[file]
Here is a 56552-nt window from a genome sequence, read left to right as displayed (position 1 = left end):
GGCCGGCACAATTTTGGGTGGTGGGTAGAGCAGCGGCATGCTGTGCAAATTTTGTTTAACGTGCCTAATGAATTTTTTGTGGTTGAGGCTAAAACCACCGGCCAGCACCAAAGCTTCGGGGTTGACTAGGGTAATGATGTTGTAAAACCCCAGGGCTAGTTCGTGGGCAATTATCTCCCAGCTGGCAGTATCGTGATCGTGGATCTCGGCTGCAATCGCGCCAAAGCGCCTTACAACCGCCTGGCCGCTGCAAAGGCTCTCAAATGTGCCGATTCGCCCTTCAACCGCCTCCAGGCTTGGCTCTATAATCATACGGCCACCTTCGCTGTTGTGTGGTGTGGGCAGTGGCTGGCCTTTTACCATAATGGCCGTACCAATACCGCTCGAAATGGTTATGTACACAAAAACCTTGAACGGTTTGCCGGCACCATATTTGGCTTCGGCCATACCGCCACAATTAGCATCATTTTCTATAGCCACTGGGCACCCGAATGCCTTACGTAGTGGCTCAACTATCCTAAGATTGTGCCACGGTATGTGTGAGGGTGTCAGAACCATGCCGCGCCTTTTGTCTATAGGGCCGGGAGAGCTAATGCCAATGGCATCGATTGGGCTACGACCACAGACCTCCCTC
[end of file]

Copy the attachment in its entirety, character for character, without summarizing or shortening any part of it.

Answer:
Here is a 56552-nt window from a genome sequence, read left to right as displayed (position 1 = left end):
GGCCGGCACAATTTTGGGTGGTGGGTAGAGCAGCGGCATGCTGTGCAAATTTTGTTTAACGTGCCTAATGAATTTTTTGTGGTTGAGGCTAAAACCACCGGCCAGCACCAAAGCTTCGGGGTTGACTAGGGTAATGATGTTGTAAAACCCCAGGGCTAGTTCGTGGGCAATTATCTCCCAGCTGGCAGTATCGTGATCGTGGATCTCGGCTGCAATCGCGCCAAAGCGCCTTACAACCGCCTGGCCGCTGCAAAGGCTCTCAAATGTGCCGATTCGCCCTTCAACCGCCTCCAGGCTTGGCTCTATAATCATACGGCCACCTTCGCTGTTGTGTGGTGTGGGCAGTGGCTGGCCTTTTACCATAATGGCCGTACCAATACCGCTCGAAATGGTTATGTACACAAAAACCTTGAACGGTTTGCCGGCACCATATTTGGCTTCGGCCATACCGCCACAATTAGCATCATTTTCTATAGCCACTGGGCACCCGAATGCCTTACGTAGTGGCTCAACTATCCTAAGATTGTGCCACGGTATGTGTGAGGGTGTCAGAACCATGCCGCGCCTTTTGTCTATAGGGCCGGGAGAGCTAATGCCAATGGCATCGATTGGGCTACGACCACAGACCTCCCTC